According to a second aspect the invention provides thermal radiation detection apparatus comprising a first high impedance thermal radiation detector element shunted by a low leakage device, said detector element being disposed on a mount and placed to receive radiation from a scene and thereby change in temperature and produce an output signal between two terminals on the element, one terminal of the detector element being connected to a first impedance converter and thence to an output, and a reference low leakage device, one terminal of which is connected to a second impedance converter nominally identical to the first impedance converter and thence via a high gain negative feedback loop to the other terminal of the reference low leakage device and also to the other terminal of the detector element via a detector common line so that the output of the second impedance converter is at zero potential whereby any offset in the second impedance converter is compensated and hence any offset in the first impedance converter is substantially compensated, characterised in that the reference low leakage device is shunted by a reference radiation detector element nominally identical to the first radiation detector element and disposed on the mount adjacent the first radiation detector element, but shielded from scene radiation, whereby ambient temperature changes affect both the detector and reference elements equally and hence the detector element output caused by ambient temperature changes is substantially compensated by the reference element output caused by the ambient temperature changes.
The operation of the high gain negative feedback loop is now to compensate the thermal ramp generated signals as well as to correct the source follower offsets. Also, the reference elements used in the loop are now close replicas of the detector elements.
The apparatus will usually be characterised in that the first detector element is one of an array of nominally identical detector elements, one terminal of each being connected to the detector common line and the other terminals of the detector elements being connected one each to associated impedance converters nominally identical to the first and second impedance converters. The array is typically a linear array, as in the Turnbull and Cooke article cited above, means being provided to scan a thermal image transverse to the length of the array. Alternatively a two dimensional array of rows and columns of active detector elements may be used, dummy elements being provided at the ends of the rows and/or columns.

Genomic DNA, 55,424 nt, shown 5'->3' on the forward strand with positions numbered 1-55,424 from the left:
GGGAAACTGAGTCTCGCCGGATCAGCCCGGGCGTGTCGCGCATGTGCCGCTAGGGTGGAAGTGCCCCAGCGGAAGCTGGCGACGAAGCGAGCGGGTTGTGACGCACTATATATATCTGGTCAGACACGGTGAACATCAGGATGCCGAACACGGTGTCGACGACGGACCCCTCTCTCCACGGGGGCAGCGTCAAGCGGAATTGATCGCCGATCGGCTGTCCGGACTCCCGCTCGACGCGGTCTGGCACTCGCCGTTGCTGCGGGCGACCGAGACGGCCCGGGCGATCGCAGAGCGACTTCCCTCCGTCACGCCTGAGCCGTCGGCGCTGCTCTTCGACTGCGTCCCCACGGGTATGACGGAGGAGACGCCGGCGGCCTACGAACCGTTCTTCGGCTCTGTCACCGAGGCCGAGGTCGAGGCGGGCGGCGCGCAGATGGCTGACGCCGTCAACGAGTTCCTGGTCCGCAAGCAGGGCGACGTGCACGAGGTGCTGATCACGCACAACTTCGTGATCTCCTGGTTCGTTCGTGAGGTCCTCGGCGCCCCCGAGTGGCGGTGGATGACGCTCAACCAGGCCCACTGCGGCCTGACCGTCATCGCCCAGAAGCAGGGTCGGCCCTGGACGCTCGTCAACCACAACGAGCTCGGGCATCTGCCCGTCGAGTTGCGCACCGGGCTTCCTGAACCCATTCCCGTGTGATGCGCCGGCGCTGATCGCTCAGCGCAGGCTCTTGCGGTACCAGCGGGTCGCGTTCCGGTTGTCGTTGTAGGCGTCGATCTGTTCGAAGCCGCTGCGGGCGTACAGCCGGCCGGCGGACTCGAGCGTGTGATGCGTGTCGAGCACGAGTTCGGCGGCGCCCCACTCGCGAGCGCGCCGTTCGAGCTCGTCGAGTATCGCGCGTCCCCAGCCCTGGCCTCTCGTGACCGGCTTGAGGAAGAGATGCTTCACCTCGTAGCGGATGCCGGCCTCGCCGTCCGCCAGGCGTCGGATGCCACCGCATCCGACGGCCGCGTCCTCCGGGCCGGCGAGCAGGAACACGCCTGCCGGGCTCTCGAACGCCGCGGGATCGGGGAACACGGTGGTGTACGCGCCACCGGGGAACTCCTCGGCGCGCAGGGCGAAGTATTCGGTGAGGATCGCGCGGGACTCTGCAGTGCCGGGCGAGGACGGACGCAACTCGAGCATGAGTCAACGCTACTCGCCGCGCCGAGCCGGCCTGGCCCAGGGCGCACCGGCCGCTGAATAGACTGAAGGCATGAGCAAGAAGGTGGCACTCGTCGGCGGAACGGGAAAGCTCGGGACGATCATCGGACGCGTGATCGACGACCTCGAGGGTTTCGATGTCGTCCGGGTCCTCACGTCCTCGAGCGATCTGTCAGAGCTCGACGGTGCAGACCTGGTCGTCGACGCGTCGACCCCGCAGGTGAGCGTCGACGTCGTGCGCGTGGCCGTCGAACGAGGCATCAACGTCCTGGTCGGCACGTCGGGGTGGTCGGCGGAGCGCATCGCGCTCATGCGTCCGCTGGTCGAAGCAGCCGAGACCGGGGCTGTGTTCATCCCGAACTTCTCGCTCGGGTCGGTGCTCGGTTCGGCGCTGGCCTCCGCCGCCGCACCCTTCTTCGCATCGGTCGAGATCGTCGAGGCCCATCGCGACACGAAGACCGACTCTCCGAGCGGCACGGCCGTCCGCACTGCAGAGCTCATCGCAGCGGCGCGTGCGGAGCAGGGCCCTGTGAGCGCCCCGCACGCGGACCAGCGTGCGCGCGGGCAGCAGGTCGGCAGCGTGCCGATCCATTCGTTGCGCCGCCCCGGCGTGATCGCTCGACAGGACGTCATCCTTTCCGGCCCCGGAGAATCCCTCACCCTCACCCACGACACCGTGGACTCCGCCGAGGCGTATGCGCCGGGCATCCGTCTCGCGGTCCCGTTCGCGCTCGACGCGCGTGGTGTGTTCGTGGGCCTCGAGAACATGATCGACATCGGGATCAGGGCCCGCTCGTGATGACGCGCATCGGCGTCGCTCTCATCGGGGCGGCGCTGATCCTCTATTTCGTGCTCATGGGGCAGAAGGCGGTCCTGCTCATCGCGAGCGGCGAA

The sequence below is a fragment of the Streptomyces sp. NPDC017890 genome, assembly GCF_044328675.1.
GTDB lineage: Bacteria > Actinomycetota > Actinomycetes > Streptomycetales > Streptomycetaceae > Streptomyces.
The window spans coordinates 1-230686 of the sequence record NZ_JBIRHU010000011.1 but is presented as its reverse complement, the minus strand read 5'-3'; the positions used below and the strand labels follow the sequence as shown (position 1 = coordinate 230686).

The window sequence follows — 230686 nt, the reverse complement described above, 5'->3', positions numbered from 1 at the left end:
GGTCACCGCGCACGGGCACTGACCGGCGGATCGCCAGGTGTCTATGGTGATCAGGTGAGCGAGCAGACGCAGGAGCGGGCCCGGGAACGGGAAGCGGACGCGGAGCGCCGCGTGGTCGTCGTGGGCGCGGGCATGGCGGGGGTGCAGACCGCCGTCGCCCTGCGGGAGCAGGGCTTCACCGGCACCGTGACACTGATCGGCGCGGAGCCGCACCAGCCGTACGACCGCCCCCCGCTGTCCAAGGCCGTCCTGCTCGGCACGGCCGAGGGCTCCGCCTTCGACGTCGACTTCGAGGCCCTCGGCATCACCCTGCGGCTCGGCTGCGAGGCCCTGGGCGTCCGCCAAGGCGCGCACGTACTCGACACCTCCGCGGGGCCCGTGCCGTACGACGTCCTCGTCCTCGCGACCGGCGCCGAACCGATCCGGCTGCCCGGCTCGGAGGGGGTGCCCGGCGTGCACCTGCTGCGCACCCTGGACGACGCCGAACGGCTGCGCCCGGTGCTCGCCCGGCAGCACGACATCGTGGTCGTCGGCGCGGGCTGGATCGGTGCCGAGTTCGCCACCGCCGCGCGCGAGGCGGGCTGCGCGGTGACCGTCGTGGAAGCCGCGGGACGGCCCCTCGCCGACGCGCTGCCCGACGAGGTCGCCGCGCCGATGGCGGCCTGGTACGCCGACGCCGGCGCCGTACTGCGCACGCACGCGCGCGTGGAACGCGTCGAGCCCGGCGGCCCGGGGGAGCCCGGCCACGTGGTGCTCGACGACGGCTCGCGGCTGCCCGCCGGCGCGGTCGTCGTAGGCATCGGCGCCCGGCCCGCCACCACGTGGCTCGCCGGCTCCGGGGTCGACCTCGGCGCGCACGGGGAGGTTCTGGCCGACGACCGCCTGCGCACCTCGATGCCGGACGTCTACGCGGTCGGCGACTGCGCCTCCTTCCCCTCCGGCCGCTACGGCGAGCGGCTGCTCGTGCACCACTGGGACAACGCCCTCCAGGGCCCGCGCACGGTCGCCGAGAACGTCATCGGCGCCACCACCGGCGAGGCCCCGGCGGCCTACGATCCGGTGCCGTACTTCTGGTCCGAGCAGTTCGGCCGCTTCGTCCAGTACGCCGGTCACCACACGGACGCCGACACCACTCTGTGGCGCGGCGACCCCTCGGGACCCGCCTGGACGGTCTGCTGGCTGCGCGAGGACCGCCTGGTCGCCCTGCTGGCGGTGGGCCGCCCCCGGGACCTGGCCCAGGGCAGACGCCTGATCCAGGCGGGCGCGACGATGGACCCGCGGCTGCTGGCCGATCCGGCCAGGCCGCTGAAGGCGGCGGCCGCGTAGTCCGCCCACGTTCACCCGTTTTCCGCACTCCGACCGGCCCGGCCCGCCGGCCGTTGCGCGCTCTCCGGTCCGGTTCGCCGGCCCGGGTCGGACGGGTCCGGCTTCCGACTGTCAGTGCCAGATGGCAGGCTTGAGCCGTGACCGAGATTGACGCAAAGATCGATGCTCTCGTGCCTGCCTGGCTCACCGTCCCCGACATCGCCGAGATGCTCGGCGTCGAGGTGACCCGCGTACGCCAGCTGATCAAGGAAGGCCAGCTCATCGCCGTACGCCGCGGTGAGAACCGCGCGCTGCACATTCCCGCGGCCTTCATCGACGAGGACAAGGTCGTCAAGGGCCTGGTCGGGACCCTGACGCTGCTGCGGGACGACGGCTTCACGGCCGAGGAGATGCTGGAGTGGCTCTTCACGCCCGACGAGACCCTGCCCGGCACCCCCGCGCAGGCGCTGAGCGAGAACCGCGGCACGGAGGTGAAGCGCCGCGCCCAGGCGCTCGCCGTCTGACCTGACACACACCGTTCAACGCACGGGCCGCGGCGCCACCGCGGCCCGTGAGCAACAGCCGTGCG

The detector elements may consist of a pyroelectric ceramic material, such as barium titanate. But alternatively, detector elements consisting of a poled polyvinylidene fluoride copolymer film may be used, as described in unpublished British Patent Application No. 8626969 which corresponds to U.S. Pat. No. 4,806,763.
An embodiment of the invention will now be described with reference to the accompanying drawing in which:
FIG. 1 shows a circuit providing simultaneous compensation of temperature ramp effects and of source follower offsets.
Referring to FIG. 1, the end members 1,2 of a linear array of 64 single element pyroelectric detectors are shown. Also shown are two reference pyroelectric detectors 3 and 4 at the same pitch as the array elements and nominally identical to the active detectors of the array but shielded 5,6 from incident radiation 7. The reference and active elements are in radiative thermal connection 8 with a substrate 9 having a thermal mass large compared with the elements and having good thermal conductivity so that it is effectively an isothermal surface. The elements are also in thermal contact with one another via the common electrical conductor 10. Thus the temperature of all elements, reference and active, are held closely equal. The substrate 9 is in thermal contact with the external enviroment via a path (not shown) having a defined thermal resistance. Changes in the enviromental temperature produce closely equal ramp rates of temperature change in both the reference and active elements, once any initial thermal transient has decayed, and hence generate closely equal signals due to these temperature changes. The construction and anti-microphonic mounting of the elements is described in the article cited hereinbefore and will not be described further. Also referred to therein is the use of an ultra-low leakage non-linear device comprising an opposed parallel-connected pair of diodes 11,12 in shunt with each element in providing a path for gate leakage currents and in shortening recovery time following signal overload.